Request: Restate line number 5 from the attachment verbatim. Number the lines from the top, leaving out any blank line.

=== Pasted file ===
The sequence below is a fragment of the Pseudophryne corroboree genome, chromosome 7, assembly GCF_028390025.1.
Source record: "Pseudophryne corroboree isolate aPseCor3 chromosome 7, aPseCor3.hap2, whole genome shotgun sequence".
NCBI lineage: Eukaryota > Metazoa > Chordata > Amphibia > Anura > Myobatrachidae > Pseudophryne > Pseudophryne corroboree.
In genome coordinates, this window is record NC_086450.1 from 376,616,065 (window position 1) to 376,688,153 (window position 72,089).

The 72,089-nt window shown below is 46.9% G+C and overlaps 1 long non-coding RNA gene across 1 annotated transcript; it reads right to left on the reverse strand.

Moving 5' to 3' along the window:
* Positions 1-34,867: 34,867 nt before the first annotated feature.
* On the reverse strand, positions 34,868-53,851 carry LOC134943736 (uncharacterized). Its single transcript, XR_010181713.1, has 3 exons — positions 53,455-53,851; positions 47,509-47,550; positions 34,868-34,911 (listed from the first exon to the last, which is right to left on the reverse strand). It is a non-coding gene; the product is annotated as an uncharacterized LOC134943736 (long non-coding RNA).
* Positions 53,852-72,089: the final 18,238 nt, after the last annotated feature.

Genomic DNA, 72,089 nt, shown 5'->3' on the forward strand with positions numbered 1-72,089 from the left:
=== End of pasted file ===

The 72,089-nt window shown below is 46.9% G+C and overlaps 1 long non-coding RNA gene across 1 annotated transcript; it reads right to left on the reverse strand.